Discussion / Event

Published: 05/12/2008

 The involvement of women in Indonesia’s formal politics has been guaranteed since the issuing of the Election Law No. 12/2003, which states the importance of affirmative action for women’s political participation by determining 30% from all the candidates of political parties in the parliament at the national and local levels. The affirmative action is often defined as a strategic effort to promote equal opportunities for marginalized groups in society, such as women or minority groups, who are less represented in the decision-making process. The importance of women’s involvement in politics, particularly at the people’s representative board itself, is not without a basis. It is due to the relatively low representation of women in the 2004 elections, only reaching 11.3%. This number experienced an increase of 2% in comparison to the results of the 1999 election which was only 9% at the national level.


However, the government issued a new regulation on elections which is expected to strengthen the involvement of women in formal politics, namely Election Law No. 10/2008. Article 8 paragraph (1) item (d) states that a political party may participate in the General Elections after fulfilling the requirement of including at least 30% women’s representation in the central/national board of the said party. The legalization of the 30% quota for women’s involvement in General Elections is seen as a victory for gender advocates and their struggle for Gender Equality and Equity. Furthermore, Article 66 paragraph (2) Law No. 10/2008 also regulates the General Elections Commission (KPU) at the national, provincial, and district/city levels to announce the percentage of women’s representation in the parties’ list of candidates in newspapers and national electronic media. Meanwhile, the Election Law Article 2 paragraph (3) regulates that the establishment of a political party must include 30% women’s representation. Furthermore, Article 20 on the management of political parties states that its formation should pay attention to women’s representation at the minimum quota, at the very least.


Prospect of 30% Women’s Representation in 2009 Election

The 2008 Election Law still caused several problems in a number of levels. First, in terms of substance, this law still did not firmly state the sanction for political parties which did not fulfill the 30% quota for women in their legislative candidate list. The sanction is limited to public-shaming the Party that failed to fulfill the quota in the press and other mass media. However, the concern is that this kind of sanction may not cause a deterrent effect if the public does not see it as a serious issue. Furthermore, the sanction did not affect or strengthen the parties’ commitment in fulfilling the 30% quota. Second, there is still a large number of parties that find difficulties in fulfilling the 30% quota for women in the legislative candidate list. At least 10 parties are only able to fulfill up to 27% of the quota. Parties are also prone to conducting violations in arranging the list of legislative candidates as many still fail to adhere to the Zipper system required by the Election Law. Third, many female legislative candidates are discovered as ineligible due to their failure in fulfilling administrative requirements. In addition, many women lack the much-needed support from the mass as well as funds and political experiences.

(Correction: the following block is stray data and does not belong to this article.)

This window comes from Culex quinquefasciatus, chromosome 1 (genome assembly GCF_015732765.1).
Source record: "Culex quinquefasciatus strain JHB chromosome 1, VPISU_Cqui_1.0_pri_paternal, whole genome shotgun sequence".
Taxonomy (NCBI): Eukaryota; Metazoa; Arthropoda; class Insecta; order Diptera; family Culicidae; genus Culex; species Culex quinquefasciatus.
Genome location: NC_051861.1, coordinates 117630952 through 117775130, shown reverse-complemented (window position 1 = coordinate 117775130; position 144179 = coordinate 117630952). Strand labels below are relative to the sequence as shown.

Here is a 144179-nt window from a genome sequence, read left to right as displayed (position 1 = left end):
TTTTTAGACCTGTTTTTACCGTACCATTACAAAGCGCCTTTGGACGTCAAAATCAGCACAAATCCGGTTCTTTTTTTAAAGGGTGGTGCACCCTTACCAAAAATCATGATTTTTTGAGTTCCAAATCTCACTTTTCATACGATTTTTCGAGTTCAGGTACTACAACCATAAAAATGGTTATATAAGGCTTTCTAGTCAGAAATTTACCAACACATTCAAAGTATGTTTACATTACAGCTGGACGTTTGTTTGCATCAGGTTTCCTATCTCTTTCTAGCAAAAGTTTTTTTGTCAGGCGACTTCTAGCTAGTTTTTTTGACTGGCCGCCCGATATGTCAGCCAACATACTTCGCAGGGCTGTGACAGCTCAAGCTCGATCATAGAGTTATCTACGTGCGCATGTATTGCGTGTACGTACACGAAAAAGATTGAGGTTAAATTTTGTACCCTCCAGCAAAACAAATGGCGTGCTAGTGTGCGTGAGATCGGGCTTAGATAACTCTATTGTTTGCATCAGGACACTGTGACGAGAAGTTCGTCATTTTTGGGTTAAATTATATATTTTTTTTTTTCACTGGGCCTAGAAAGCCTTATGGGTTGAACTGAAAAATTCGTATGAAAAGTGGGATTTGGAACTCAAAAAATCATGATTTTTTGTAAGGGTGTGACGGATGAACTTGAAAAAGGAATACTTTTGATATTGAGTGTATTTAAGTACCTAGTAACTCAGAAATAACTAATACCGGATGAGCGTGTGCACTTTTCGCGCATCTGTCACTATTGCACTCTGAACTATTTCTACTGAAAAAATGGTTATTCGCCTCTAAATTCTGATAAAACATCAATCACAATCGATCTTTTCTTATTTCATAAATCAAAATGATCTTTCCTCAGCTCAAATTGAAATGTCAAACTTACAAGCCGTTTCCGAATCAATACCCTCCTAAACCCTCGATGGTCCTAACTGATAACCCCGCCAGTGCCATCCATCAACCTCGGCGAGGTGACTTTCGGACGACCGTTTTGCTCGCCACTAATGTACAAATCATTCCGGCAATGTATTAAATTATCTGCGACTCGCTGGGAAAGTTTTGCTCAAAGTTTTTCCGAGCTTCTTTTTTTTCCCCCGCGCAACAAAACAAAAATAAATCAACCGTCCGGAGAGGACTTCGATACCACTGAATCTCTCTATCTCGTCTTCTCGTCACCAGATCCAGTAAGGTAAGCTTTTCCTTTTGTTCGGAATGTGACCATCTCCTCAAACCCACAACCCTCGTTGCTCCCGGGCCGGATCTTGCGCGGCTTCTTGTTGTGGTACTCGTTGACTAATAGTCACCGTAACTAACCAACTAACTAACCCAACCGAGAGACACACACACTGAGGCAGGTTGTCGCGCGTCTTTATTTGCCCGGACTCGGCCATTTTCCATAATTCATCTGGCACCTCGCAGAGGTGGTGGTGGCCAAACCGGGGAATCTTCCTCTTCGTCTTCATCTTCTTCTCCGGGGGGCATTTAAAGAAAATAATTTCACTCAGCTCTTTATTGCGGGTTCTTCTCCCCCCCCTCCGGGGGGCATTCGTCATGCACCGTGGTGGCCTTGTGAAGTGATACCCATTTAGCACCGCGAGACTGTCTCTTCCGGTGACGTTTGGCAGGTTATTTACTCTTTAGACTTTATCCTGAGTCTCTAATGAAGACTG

Based on a number of issues surrounding women’s representation in elections, Women Research Institute (WRI) as a research institute studied the impacts of the 30% quota of women’s representation in formal political institutions, as well as observed the association between women’s representation in formal political institutions and the allocation of gender budget.



The Delphi Panel which was held on 3 December 2008 in Jakarta is expected to gain recommendations for WRI’s research design under the theme of “Women and Politics in the Era of Regional Autonomy in Indonesia: Quota and Decentralization” (Women’s Political Participation in 2009 General Elections).


Delphi Panel, in particular, aims to:

  • Gain insights about issues regarding the effectiveness of the “30% quota policy” in increasing women’s representation in the parliament
  • Obtain insights regarding the implementation of the Election Law and the Political Party Law in ensuring the increase in women’s representation
  • Garner insights concerning the strategies developed by political parties to fulfill the 30% quota system.


The event that took place for two hours went dynamically. The participation of a number of well-known figures such as Nurul Arifin from Golkar Party, Sherisada Manaf from Democrat, Titi Sumbung from PDIP, Yuda Irlang (a female political observer), Masruchah from Secretary General of Indonesian Women’s Coalition for Justice and Democracy (KPI), Ery Seda (a political observer from University of Indonesia), Olin Montero from Jurnal Perempuan (Women’s Journal), and Wahyu from Indonesian Survey Institute (ISI) provided insightful inspirations which fed into the discussions.